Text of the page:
Here’s some food for thought, in 2007 George W. Bush was still the POTUS. We don’t have to talk politics to know that things have changed considerably these past five years. Kevin Durant, chosen second in the 2007 NBA Draft, has since taken his team to the NBA Finals, and is on another MVP-worthy campaign alongside a No.1-ranked Thunder team. Marc Gasol, chosen 48th in the draft, might have been that year’s steal as he’s currently an All-NBA big man. And then there’s Greg Oden. Brittle-as-Mr. Glass Oden.
Unable to shake the Sam Bowie blues, the Portland Trail Blazers drafted the former No.1 overall pick ahead of Durant, Al Horford, Mike Conley, Corey Brewer, Joakim Noah, and Thaddeus Young. Even Marco Belinelli, currently playing for the overachieving Bulls, would have been a better payoff. Damian Lillard, chosen by the Trail Blazers in the 2012 NBA Draft as a 6th pick, has made P-Town rejoice more in 2.5 months than Greg in a disappointing five years.
Still only 24 years old, Greg Oden’s hope to live up to delayed and NBA-sized expectations has not waned. His sky-high promise remains intact, even after a third microfracture surgery forced the Blazers to waive him. But that promise, unfortunately, goes the way of his knees, and he has since decided to take a year off to rehabilitate his once-promising career.
The end of his rehabilitation would come around the beginning of the 2013-2014 season, when the ex-Blazers prodigy hopes to make an NBA comeback—a return the Miami Heat are watching as intently as Dwyane Wade’s athleticism disappear.
The NBA champs are in desperate need of some interior size, as they have been marked by rebounding woes. At 7-1, and only three years removed from posting the eighth-best PER of 2009, Oden might cover-up those Miami deficiencies nicely. Not to mention that Oden’s career averages in limited minutes (22.1 per game) are something worth gambling on: 9.4 points (57.7% FG), 7.3 rebounds, and 1.43 blocks per contest.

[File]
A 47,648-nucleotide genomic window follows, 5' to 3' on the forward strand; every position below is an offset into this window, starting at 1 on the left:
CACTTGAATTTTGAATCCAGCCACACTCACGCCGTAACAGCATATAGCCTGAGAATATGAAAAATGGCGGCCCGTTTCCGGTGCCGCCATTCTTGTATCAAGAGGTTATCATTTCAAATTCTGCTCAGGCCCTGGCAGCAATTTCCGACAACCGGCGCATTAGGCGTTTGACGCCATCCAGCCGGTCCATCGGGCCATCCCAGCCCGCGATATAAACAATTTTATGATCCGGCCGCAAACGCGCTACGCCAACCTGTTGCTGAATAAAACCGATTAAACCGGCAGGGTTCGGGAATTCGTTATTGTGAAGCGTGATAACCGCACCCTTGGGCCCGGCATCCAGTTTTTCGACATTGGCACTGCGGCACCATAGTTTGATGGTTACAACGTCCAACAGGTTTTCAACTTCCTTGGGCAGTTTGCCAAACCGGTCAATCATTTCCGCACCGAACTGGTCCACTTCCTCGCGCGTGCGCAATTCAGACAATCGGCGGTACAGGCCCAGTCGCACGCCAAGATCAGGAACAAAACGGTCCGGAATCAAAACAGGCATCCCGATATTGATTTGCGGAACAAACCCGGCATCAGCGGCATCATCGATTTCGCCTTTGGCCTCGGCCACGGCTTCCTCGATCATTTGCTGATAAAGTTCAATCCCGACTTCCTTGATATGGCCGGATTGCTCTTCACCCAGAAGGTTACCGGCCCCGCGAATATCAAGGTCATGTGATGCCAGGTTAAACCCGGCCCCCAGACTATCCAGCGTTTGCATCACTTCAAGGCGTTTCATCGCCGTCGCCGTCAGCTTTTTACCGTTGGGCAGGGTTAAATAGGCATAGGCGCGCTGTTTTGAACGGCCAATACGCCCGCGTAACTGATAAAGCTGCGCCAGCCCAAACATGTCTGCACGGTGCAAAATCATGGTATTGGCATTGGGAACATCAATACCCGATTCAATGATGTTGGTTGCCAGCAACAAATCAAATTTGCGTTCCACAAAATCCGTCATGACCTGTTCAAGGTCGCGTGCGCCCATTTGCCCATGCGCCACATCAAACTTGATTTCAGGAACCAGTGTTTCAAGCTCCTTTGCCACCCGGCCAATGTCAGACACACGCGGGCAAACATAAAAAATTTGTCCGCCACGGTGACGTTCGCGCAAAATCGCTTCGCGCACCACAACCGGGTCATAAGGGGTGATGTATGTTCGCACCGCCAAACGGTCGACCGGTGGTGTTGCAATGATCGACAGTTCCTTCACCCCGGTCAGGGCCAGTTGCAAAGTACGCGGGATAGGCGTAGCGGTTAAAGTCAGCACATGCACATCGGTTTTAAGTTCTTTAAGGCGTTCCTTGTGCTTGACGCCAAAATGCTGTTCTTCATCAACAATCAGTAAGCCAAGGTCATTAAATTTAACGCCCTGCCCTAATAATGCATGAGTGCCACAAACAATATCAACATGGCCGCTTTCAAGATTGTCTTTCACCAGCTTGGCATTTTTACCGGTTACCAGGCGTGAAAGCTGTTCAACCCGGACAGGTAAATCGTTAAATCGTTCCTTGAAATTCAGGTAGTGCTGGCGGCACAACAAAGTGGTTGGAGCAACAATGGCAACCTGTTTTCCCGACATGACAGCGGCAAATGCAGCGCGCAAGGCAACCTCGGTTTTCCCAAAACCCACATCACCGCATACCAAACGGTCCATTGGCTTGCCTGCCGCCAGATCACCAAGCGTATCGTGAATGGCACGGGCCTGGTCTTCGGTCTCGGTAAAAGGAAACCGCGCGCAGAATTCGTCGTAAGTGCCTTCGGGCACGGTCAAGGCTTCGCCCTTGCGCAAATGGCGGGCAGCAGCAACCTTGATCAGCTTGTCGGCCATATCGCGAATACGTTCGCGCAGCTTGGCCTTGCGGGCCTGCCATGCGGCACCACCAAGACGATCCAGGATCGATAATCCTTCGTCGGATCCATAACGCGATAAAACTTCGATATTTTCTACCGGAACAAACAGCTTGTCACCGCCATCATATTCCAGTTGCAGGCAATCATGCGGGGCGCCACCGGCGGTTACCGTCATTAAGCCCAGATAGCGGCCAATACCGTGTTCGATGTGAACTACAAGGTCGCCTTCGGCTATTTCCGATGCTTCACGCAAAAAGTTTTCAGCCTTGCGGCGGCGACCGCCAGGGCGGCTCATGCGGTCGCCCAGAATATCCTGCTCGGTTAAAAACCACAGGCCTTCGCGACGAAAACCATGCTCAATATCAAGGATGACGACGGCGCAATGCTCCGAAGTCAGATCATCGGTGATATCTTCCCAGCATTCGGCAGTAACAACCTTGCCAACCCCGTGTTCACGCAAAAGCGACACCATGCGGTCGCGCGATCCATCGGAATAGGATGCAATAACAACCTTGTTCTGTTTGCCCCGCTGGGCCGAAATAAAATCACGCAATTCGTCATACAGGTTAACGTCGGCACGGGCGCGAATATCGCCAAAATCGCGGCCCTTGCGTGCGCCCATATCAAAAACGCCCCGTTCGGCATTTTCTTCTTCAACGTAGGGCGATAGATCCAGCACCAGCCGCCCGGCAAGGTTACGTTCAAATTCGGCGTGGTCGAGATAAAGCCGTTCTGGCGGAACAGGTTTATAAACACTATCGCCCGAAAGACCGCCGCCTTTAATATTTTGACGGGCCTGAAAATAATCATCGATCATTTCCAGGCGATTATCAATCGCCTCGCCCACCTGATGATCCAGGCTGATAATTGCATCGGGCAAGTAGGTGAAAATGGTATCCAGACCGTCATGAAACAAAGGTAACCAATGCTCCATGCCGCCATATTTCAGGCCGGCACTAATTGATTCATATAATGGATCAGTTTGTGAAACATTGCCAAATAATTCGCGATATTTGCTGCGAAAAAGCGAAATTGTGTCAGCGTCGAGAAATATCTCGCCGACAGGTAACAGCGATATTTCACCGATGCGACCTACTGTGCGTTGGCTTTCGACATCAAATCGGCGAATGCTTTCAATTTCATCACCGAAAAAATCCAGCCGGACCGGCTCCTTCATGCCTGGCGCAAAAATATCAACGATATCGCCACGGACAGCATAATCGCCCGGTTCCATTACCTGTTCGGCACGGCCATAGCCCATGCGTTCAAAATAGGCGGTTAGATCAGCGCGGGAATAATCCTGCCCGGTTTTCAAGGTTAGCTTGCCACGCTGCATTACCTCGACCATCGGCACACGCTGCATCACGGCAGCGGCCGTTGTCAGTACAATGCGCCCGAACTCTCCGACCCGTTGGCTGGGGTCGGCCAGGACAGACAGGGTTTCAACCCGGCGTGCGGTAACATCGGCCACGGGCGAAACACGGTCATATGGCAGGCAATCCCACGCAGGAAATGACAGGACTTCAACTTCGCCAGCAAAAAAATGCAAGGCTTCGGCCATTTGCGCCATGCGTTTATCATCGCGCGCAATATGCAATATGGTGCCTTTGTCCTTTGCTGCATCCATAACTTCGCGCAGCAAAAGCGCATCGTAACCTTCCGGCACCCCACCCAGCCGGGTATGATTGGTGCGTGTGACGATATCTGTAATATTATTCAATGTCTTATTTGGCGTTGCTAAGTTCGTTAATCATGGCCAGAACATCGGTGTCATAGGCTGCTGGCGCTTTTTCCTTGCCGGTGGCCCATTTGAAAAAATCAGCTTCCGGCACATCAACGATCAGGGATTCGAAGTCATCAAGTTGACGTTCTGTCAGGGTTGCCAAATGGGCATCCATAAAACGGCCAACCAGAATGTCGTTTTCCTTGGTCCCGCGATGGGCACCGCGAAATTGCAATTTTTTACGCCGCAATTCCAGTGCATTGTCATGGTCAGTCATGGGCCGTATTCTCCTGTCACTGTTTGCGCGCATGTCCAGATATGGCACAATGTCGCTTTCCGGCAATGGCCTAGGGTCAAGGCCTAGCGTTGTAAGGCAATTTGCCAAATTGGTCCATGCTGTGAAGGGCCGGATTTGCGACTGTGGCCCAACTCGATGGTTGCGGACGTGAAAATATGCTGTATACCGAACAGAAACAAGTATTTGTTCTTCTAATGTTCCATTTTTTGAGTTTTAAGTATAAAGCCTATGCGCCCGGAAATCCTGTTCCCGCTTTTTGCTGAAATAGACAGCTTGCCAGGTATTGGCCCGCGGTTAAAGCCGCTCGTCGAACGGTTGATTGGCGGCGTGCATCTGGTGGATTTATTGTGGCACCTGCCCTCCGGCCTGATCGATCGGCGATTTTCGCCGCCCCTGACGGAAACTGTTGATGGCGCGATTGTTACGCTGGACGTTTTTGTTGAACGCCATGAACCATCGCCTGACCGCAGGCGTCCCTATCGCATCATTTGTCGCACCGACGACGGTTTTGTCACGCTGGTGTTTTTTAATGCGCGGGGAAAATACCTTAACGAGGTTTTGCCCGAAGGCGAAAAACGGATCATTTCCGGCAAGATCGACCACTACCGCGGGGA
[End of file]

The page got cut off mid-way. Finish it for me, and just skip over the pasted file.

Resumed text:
Other than the Miami Heat, the Brooklyn Nets could do good to go after Oden, as Andray Blatche is an overworked man out of position when he steps in for Brook Lopez. Ranked 20th in the league in blocks, and 9th in rebound differential, the Nets would see a nice padding in those areas from 10-15 minutes of playing time from Oden. His defensive grit would help the Nets, who are a top-five team defensively, become defensive powerhouses.
Ranked 24th in rebound differential with an embarrassing -2.8, the Phoenix Suns could be another team interested in Oden. They already rank in the top ten teams for blocks per game, but could use some defensive intensity as they sit in the league’s gutter when it comes to defense. More so than Brooklyn, Phoenix could use the defensive boost.
Phoenix is also known to possess a world-class training staff that helped Grant Hill nurse himself back to health.
Whoever does decide to rest their chips on Oden’s number takes on a huge risk. In addition to knowing that three knee microfracture surgeries might have already dictated Oden’s fate, there’s the looming knowledge that that isn’t the end of it. Across his career he’s dealt with an ankle problem, a wrist injury, a fractured kneecap, a foot issue, and exceptionally bad luck.